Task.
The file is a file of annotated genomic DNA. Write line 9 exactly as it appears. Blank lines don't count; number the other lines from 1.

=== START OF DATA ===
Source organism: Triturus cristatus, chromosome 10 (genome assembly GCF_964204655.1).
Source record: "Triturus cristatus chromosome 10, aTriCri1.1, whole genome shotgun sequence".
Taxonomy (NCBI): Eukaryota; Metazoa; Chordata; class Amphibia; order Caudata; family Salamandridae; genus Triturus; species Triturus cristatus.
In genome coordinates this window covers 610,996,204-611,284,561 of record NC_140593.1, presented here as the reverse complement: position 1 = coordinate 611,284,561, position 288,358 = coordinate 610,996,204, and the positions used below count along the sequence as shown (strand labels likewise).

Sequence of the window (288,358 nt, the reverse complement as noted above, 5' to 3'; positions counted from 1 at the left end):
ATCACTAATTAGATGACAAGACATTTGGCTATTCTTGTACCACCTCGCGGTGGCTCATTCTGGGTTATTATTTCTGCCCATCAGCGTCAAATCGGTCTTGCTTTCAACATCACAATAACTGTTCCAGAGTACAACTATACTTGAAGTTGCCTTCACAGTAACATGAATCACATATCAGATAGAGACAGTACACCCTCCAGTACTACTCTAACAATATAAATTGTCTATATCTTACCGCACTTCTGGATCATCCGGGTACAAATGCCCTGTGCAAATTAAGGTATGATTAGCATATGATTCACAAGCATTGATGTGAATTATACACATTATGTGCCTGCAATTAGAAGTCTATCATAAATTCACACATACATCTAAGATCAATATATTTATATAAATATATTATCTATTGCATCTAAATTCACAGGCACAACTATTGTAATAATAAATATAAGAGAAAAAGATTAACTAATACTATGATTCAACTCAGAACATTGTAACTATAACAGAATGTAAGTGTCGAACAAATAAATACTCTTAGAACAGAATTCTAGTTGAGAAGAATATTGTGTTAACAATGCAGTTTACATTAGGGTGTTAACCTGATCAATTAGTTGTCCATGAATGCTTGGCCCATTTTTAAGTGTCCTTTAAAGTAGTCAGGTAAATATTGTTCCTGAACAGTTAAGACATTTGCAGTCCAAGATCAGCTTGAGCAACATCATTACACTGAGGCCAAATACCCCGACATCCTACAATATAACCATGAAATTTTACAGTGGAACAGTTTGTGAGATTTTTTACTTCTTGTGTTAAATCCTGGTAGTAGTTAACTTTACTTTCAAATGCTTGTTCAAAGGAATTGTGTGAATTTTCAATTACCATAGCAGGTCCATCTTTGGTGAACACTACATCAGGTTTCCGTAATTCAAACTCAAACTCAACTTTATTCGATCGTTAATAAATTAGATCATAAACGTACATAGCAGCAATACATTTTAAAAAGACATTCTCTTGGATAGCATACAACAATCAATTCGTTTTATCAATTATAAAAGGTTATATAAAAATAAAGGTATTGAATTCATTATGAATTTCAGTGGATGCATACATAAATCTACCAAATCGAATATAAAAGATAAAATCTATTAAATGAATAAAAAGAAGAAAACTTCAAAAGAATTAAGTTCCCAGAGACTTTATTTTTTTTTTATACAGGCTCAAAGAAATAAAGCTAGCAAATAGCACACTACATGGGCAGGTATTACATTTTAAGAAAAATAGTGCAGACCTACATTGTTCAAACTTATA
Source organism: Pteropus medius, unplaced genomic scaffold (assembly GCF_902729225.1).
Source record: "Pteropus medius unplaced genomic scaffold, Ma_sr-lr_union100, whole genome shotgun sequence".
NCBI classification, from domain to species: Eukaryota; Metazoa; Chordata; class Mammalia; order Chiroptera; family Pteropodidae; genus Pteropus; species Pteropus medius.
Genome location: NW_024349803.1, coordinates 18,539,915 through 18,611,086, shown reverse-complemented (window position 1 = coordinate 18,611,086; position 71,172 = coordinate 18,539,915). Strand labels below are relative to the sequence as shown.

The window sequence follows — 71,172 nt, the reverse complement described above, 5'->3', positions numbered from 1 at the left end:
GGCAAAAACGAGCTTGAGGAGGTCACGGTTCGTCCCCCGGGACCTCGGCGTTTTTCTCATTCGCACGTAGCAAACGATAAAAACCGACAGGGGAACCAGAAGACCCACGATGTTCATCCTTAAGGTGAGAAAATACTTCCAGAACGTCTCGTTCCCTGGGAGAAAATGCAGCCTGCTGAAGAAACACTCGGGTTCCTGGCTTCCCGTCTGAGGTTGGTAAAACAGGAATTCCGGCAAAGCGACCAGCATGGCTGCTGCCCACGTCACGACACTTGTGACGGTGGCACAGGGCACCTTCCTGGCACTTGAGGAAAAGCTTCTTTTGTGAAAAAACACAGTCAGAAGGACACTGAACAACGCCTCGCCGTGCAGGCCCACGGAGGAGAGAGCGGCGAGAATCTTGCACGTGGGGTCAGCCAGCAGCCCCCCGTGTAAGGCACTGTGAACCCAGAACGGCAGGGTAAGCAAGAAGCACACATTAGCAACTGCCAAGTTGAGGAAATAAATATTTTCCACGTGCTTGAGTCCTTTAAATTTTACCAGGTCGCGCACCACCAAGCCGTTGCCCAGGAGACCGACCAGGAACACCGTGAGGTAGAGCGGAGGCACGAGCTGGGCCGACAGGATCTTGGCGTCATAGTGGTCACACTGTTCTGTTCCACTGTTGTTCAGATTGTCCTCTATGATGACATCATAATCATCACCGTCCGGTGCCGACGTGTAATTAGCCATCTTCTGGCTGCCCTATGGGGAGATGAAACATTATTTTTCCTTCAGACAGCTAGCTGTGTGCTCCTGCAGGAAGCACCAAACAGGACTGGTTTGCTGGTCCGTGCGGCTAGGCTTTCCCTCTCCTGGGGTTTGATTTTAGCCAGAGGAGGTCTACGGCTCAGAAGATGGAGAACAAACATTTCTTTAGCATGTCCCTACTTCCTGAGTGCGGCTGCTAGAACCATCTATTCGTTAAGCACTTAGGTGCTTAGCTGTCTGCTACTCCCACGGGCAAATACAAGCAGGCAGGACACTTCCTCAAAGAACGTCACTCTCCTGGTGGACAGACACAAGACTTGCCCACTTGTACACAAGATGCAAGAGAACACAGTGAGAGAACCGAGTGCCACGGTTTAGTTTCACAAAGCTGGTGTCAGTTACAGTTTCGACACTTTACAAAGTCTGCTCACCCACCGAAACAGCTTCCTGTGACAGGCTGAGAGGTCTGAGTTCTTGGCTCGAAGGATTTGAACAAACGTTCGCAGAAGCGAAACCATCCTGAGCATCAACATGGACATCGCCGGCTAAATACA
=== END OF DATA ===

NCBI classification, from domain to species: Eukaryota; Metazoa; Chordata; class Mammalia; order Chiroptera; family Pteropodidae; genus Pteropus; species Pteropus medius.